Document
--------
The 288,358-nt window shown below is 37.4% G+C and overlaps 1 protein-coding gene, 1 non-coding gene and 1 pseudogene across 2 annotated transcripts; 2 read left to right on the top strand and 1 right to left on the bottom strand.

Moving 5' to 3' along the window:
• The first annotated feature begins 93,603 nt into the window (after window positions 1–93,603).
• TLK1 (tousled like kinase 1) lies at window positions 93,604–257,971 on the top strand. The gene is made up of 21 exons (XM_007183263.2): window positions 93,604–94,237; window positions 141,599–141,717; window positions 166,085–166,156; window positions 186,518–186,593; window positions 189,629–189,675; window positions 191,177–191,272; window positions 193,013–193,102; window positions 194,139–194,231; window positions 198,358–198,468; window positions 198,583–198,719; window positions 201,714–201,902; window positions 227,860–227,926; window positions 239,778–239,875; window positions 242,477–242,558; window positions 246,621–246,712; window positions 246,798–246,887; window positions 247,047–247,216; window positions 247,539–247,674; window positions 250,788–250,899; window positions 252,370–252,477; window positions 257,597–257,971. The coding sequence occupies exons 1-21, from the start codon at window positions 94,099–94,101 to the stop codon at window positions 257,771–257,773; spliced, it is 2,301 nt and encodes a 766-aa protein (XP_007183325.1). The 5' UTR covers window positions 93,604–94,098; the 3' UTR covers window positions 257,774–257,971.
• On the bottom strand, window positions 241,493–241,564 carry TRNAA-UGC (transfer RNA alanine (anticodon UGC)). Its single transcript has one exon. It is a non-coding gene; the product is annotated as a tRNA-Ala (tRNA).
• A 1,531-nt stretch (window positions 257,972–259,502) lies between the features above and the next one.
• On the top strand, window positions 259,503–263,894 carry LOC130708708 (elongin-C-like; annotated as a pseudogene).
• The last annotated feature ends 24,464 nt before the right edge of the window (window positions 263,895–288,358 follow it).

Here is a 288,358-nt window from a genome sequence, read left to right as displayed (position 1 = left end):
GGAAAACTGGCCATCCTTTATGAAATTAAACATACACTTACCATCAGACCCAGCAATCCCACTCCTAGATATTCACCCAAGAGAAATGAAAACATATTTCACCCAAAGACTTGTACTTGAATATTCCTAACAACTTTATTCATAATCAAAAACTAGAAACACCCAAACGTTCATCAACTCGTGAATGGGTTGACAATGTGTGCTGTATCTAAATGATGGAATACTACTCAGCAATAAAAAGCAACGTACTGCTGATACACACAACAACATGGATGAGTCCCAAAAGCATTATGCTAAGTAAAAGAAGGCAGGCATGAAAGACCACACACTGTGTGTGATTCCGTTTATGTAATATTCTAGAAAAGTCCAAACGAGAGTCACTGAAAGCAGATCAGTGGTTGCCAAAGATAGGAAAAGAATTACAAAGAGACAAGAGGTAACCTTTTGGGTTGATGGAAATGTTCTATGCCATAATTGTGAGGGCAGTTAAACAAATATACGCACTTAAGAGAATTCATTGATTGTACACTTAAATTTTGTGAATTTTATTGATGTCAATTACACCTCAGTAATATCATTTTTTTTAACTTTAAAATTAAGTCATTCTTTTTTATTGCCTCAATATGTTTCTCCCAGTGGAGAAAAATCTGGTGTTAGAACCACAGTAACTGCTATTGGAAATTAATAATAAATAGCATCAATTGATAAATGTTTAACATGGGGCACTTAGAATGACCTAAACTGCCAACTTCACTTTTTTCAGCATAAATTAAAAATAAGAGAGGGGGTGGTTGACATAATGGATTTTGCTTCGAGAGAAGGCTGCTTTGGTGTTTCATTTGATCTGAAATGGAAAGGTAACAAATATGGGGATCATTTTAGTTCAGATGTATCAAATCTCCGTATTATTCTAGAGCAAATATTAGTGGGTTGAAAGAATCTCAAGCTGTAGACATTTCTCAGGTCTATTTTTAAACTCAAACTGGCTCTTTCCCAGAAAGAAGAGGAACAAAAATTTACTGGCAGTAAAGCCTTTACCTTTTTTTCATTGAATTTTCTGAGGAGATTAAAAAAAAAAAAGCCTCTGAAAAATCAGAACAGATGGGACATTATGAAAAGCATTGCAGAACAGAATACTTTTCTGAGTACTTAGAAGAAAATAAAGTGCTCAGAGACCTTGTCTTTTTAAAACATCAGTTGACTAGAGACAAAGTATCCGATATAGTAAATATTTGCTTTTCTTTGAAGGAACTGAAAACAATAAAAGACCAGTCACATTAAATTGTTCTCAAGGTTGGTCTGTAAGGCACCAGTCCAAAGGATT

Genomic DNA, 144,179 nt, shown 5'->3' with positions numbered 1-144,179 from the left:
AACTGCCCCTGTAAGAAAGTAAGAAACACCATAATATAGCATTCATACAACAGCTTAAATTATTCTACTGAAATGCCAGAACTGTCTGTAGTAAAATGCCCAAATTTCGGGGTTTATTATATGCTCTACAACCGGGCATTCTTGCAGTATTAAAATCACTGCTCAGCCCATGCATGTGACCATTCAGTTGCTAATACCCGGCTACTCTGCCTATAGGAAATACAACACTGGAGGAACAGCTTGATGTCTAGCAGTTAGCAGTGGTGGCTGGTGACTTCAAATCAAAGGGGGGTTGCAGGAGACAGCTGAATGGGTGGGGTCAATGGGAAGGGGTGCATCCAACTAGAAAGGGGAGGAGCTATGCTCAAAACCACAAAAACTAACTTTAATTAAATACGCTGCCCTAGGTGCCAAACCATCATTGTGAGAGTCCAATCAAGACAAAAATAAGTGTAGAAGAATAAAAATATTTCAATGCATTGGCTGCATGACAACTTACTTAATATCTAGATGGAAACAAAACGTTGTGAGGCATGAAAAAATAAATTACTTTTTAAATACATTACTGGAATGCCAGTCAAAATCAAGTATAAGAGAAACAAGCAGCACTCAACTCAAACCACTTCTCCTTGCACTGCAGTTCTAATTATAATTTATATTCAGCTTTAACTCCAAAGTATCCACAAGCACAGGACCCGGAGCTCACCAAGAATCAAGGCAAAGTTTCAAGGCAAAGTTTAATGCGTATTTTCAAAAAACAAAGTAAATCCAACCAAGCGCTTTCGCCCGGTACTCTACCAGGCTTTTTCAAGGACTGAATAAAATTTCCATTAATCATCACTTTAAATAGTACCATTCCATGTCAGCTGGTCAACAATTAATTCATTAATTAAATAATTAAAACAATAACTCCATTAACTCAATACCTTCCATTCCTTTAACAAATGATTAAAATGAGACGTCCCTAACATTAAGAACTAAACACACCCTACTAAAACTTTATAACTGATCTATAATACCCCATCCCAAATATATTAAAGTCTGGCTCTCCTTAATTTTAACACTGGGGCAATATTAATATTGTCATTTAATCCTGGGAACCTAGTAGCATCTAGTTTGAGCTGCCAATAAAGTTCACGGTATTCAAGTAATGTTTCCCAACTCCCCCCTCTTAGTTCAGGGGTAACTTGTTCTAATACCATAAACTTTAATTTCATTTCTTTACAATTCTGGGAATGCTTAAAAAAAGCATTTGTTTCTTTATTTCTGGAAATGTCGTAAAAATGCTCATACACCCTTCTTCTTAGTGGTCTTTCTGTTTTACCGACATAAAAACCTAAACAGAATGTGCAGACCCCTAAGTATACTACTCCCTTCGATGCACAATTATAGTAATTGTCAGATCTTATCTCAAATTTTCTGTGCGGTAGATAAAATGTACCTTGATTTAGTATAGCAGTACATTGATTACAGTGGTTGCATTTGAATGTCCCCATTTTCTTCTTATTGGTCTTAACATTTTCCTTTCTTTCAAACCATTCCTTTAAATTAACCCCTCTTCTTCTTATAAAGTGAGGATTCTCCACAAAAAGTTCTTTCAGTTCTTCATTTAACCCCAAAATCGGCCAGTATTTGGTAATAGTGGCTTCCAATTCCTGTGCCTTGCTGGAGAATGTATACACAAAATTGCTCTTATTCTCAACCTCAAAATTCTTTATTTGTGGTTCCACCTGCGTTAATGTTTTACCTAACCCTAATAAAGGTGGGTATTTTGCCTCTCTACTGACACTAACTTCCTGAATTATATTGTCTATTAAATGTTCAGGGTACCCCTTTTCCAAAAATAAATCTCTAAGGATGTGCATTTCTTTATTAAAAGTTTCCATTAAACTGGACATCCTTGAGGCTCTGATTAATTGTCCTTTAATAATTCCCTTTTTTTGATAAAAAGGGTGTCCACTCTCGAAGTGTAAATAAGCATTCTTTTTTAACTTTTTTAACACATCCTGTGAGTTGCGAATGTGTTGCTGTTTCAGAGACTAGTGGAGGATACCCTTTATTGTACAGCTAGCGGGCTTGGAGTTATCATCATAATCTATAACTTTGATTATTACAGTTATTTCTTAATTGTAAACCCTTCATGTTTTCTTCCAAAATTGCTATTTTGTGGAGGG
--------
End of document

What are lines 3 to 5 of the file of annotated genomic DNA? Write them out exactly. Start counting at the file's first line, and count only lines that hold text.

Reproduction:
• The first annotated feature begins 93,603 nt into the window (after window positions 1–93,603).
• TLK1 (tousled like kinase 1) lies at window positions 93,604–257,971 on the top strand. The gene is made up of 21 exons (XM_007183263.2): window positions 93,604–94,237; window positions 141,599–141,717; window positions 166,085–166,156; window positions 186,518–186,593; window positions 189,629–189,675; window positions 191,177–191,272; window positions 193,013–193,102; window positions 194,139–194,231; window positions 198,358–198,468; window positions 198,583–198,719; window positions 201,714–201,902; window positions 227,860–227,926; window positions 239,778–239,875; window positions 242,477–242,558; window positions 246,621–246,712; window positions 246,798–246,887; window positions 247,047–247,216; window positions 247,539–247,674; window positions 250,788–250,899; window positions 252,370–252,477; window positions 257,597–257,971. The coding sequence occupies exons 1-21, from the start codon at window positions 94,099–94,101 to the stop codon at window positions 257,771–257,773; spliced, it is 2,301 nt and encodes a 766-aa protein (XP_007183325.1). The 5' UTR covers window positions 93,604–94,098; the 3' UTR covers window positions 257,774–257,971.
• On the bottom strand, window positions 241,493–241,564 carry TRNAA-UGC (transfer RNA alanine (anticodon UGC)). Its single transcript has one exon. It is a non-coding gene; the product is annotated as a tRNA-Ala (tRNA).